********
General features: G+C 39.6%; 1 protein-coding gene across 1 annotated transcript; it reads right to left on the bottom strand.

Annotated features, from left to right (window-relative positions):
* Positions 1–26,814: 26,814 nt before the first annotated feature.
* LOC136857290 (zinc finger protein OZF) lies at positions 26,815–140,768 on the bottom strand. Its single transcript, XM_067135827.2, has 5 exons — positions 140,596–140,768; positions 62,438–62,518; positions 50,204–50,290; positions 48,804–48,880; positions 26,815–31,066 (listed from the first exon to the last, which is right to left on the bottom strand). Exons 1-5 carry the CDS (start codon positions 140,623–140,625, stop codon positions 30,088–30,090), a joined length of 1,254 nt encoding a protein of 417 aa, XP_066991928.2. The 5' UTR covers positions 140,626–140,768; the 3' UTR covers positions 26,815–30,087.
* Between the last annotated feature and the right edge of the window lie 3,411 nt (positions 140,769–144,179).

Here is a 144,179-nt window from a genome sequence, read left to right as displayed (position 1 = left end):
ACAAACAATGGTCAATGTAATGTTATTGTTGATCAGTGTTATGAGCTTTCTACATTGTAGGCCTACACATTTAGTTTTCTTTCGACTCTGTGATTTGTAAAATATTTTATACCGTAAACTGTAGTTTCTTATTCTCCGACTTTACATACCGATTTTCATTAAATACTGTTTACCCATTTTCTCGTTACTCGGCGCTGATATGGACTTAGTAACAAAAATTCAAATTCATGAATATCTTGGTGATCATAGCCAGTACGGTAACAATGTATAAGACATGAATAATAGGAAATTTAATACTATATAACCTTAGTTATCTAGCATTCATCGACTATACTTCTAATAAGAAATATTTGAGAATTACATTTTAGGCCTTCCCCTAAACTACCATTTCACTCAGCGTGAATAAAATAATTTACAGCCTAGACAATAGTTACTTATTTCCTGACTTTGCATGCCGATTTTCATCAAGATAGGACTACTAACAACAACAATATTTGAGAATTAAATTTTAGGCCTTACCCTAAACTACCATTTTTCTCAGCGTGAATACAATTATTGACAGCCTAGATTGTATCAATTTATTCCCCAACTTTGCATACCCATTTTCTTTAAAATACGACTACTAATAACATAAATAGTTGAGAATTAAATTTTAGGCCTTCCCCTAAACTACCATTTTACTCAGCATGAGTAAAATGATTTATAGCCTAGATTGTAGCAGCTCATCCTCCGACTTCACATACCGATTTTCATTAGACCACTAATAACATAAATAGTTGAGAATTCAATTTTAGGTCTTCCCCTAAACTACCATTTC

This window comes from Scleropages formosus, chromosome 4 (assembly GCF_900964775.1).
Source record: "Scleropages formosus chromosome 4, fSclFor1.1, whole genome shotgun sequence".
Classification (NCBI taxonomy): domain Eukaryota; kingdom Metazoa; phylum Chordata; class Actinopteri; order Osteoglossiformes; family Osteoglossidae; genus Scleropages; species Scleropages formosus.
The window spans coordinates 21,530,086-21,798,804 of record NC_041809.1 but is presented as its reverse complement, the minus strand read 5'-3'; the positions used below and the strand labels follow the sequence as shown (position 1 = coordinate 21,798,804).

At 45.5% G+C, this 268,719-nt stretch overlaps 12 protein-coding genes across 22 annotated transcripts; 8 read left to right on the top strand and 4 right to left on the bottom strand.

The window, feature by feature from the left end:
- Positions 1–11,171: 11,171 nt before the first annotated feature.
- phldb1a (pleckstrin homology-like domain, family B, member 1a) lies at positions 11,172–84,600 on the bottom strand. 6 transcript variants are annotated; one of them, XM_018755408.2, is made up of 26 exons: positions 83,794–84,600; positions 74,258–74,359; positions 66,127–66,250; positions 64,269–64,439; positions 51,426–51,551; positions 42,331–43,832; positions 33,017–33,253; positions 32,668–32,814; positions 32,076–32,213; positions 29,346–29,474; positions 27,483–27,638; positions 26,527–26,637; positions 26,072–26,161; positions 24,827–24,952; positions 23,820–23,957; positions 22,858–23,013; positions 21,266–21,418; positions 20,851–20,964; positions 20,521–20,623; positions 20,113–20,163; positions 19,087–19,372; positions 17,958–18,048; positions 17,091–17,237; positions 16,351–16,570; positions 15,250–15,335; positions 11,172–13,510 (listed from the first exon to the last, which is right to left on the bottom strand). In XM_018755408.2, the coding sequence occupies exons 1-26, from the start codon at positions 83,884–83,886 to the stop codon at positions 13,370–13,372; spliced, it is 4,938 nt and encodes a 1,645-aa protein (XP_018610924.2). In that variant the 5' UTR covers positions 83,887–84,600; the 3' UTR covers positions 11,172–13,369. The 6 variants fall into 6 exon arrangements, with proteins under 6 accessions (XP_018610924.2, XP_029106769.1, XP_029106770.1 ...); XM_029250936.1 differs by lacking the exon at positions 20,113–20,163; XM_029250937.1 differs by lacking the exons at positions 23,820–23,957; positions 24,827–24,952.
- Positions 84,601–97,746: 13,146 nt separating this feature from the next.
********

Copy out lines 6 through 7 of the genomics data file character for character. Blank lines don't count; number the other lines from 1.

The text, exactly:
Here is a 144,179-nt window from a genome sequence, read left to right as displayed (position 1 = left end):
ACAAACAATGGTCAATGTAATGTTATTGTTGATCAGTGTTATGAGCTTTCTACATTGTAGGCCTACACATTTAGTTTTCTTTCGACTCTGTGATTTGTAAAATATTTTATACCGTAAACTGTAGTTTCTTATTCTCCGACTTTACATACCGATTTTCATTAAATACTGTTTACCCATTTTCTCGTTACTCGGCGCTGATATGGACTTAGTAACAAAAATTCAAATTCATGAATATCTTGGTGATCATAGCCAGTACGGTAACAATGTATAAGACATGAATAATAGGAAATTTAATACTATATAACCTTAGTTATCTAGCATTCATCGACTATACTTCTAATAAGAAATATTTGAGAATTACATTTTAGGCCTTCCCCTAAACTACCATTTCACTCAGCGTGAATAAAATAATTTACAGCCTAGACAATAGTTACTTATTTCCTGACTTTGCATGCCGATTTTCATCAAGATAGGACTACTAACAACAACAATATTTGAGAATTAAATTTTAGGCCTTACCCTAAACTACCATTTTTCTCAGCGTGAATACAATTATTGACAGCCTAGATTGTATCAATTTATTCCCCAACTTTGCATACCCATTTTCTTTAAAATACGACTACTAATAACATAAATAGTTGAGAATTAAATTTTAGGCCTTCCCCTAAACTACCATTTTACTCAGCATGAGTAAAATGATTTATAGCCTAGATTGTAGCAGCTCATCCTCCGACTTCACATACCGATTTTCATTAGACCACTAATAACATAAATAGTTGAGAATTCAATTTTAGGTCTTCCCCTAAACTACCATTTC